You can watch me. You can watch former President Bill Clinton exploring the signs, the test, and lifestyle changes that can lead us all to the last heart attack.

Now, I want you to imagine this, you are surrounded by words you can see, but can't read. It makes almost impossible to function in everyday life -- until now.

(COMMERCIAL BREAK)

GUPTA: You know, it's estimated somewhere between 5 percent and 10 percent of the population suffers from some degree dyslexia.

Ben Foss suffered throughout his school year with this, depending on others, even his mother, to help him understand written words. But now, he's depending on this new device. It's called an Intel Reader and it's something that he invented himself.

(BEGIN VIDEOTAPE)

GUPTA (voice-over): For Ben Foss who has dyslexia, this device is something he doesn't leave home without.

BEN FOSS, HAS DYSLEXIA: Unsweetened cocoa and I can get semisweet or really sweet or -- and that could screw up the recipe.

GUPTA: The Intel Reader, a device Foss helped design turns written words into speech.

(on camera): But once you actually use the technology, I mean, you take the picture.

FOSS: Yes.

GUPTA: Allow it to process.

FOSS: Yes.

GUPTA: At that point if you're -- if you're good at being able to listen at 250 words per minute, you could essentially catch right up to --

FOSS: I can eliminate a lot of the challenges. So when most people are reading, they're hearing language. I don't. When I read text, it's like having a bad cell phone connection to the page. Things drop out. I miss pieces of information.

When I was a kid, my mom would read out loud to me, which wasn't a big deal. When I went to college, I used to fax my term papers home to her in New Hampshire and she'd read them to me over the phone so that I could find my own spelling mistakes.

GUPTA (voice-over): Remarkably the next step for Foss was Stanford Law.

(on camera): At one point, you say you want to go to a law school. Was that almost to say you know what, I'm going to do this in spite of dyslexia?

FOSS: I would do it in spite of the books. I was a very good public speaker. I was a debater. That's what lawyers do, right? It turned out also read -- which I've kind of overlook in the whole formula.

GUPTA (voice-over): Still, he got his law degree and a business degree. But Ben says it was his own experience with dyslexia that drove him to develop the device.

FOSS: That was basically so I didn't have to call my mom every time I needed something read, like good for me. Good for my mom. The result was that I wanted to be able to take a photograph of any printed material and to read it on the spot.

GUPTA: Nowadays Ben helps fight for folks just like him as the executive director of a disability rights organization.

FOSS: Think about who you are and what your story is.

GUPTA: He encourages people to be open about their disabilities and to find ways to adapt.

FOSS: It's definitely faster than I read, but it's doable.

GUPTA (on camera): It's doable.

FOSS: Yes.

GUPTA: But you -- you can listen to it that fast?

FOSS: I can. But that's the result of years of practice. You spend five years learning how to master text. And I spent five years how -- learning how to master this.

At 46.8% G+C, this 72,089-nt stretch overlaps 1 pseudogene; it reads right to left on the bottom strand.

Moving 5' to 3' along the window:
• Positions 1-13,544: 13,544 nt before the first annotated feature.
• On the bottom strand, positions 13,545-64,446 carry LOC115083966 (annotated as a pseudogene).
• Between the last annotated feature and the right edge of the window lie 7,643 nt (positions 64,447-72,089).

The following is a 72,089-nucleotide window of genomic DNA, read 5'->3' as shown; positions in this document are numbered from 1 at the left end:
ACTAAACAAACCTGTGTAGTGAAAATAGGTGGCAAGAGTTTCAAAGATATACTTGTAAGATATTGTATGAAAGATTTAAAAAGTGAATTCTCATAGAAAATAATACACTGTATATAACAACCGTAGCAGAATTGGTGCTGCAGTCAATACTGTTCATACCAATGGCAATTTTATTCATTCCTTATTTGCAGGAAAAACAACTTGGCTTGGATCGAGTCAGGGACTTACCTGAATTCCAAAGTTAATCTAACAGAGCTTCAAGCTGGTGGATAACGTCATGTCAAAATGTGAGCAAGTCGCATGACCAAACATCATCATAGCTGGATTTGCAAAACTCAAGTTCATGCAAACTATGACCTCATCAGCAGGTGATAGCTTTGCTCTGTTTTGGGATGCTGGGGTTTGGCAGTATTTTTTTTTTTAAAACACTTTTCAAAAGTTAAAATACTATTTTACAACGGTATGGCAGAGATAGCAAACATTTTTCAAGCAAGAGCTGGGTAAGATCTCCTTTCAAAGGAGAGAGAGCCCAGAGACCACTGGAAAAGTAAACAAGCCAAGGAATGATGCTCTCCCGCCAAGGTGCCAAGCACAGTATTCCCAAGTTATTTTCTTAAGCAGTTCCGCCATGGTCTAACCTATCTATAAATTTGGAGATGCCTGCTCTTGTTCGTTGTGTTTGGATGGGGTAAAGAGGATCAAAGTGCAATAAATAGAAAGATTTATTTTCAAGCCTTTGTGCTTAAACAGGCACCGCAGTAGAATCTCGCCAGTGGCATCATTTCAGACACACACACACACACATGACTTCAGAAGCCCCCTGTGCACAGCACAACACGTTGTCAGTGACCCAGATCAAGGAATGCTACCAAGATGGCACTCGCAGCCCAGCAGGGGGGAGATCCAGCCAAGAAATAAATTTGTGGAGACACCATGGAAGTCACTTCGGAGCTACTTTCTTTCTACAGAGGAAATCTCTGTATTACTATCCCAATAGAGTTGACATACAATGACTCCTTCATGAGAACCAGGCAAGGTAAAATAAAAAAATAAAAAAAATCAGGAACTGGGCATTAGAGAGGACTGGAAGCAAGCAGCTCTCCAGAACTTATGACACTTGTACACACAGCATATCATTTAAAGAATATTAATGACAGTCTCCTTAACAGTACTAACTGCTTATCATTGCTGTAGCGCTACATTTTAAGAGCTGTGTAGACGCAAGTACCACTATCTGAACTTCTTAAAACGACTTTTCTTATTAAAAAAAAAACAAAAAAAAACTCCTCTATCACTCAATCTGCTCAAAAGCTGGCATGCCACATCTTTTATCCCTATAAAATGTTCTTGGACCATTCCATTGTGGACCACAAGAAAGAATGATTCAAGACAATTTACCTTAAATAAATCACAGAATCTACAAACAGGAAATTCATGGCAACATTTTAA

(END VIDEOTAPE)

GUPTA: You know, it sort of remarkable. Here's the device. It costs about $1,000. So, it's not cheap. But the story, Ben Foss's story is so inspiring. And you might be surprised to learn this, there are a lot of people out there that are just like Ben. You see, dyslexia is at its core, a reading disability. But often dyslexics tend to excel in other areas, like design or communication, problem solving.

One study found that a staggering 35 percent of entrepreneurs are in fact, dyslexics. Some big names, Richard Branson, Steven Spielberg, Jay Leno, they all have dyslexia as well.

Well, still to come, my exclusive conversation with Richard Leakey and Donald Johanson. You have to watch this. These two men have traced back our family tree more than 3 million years. What does that mean for medicine and what is it that really makes us all human?

(COMMERCIAL BREAK)

GUPTA: You know, the presidential campaign heated up recently, not over the economy or health care, but when Rick Perry, the Republican governor of Texas, was asked about the theory of evolution. Listen to what he had to say.

(BEGIN VIDEO CLIP)

GOV. RICK PERRY (R-TX), PRESIDENTIAL CANDIDATE: You know, it's a theory that is out there and it's got some gaps in it, but in Texas, we teach both creationism and evolution in our public schools.

(END VIDEO CLIP) GUPTA: He's talking about gaps with the theory of evolution. He's not alone in his thinking. And polls show most Americans are skeptical.

I recently had a chance to talk with two men who have spent their entire lives on the evolution puzzle.

Richard Leakey, the son of two great fossil hunters. Among his own finds, "Turkana Boy," a near complete skeleton of a pre-human ancestor.

I also spoke to Donald Johanson. In 1974, he found the skeleton of a girl he called "Lucy," more than 3 million years old, another missing link between apes and humans.

Now, the interesting thing is these men have the scientific rivalry, but they set that aside to meet me at the Museum of Natural History in New York. I started with Leaky still recuperating from some recent facial surgery.

(BEGIN VIDEOTAPE)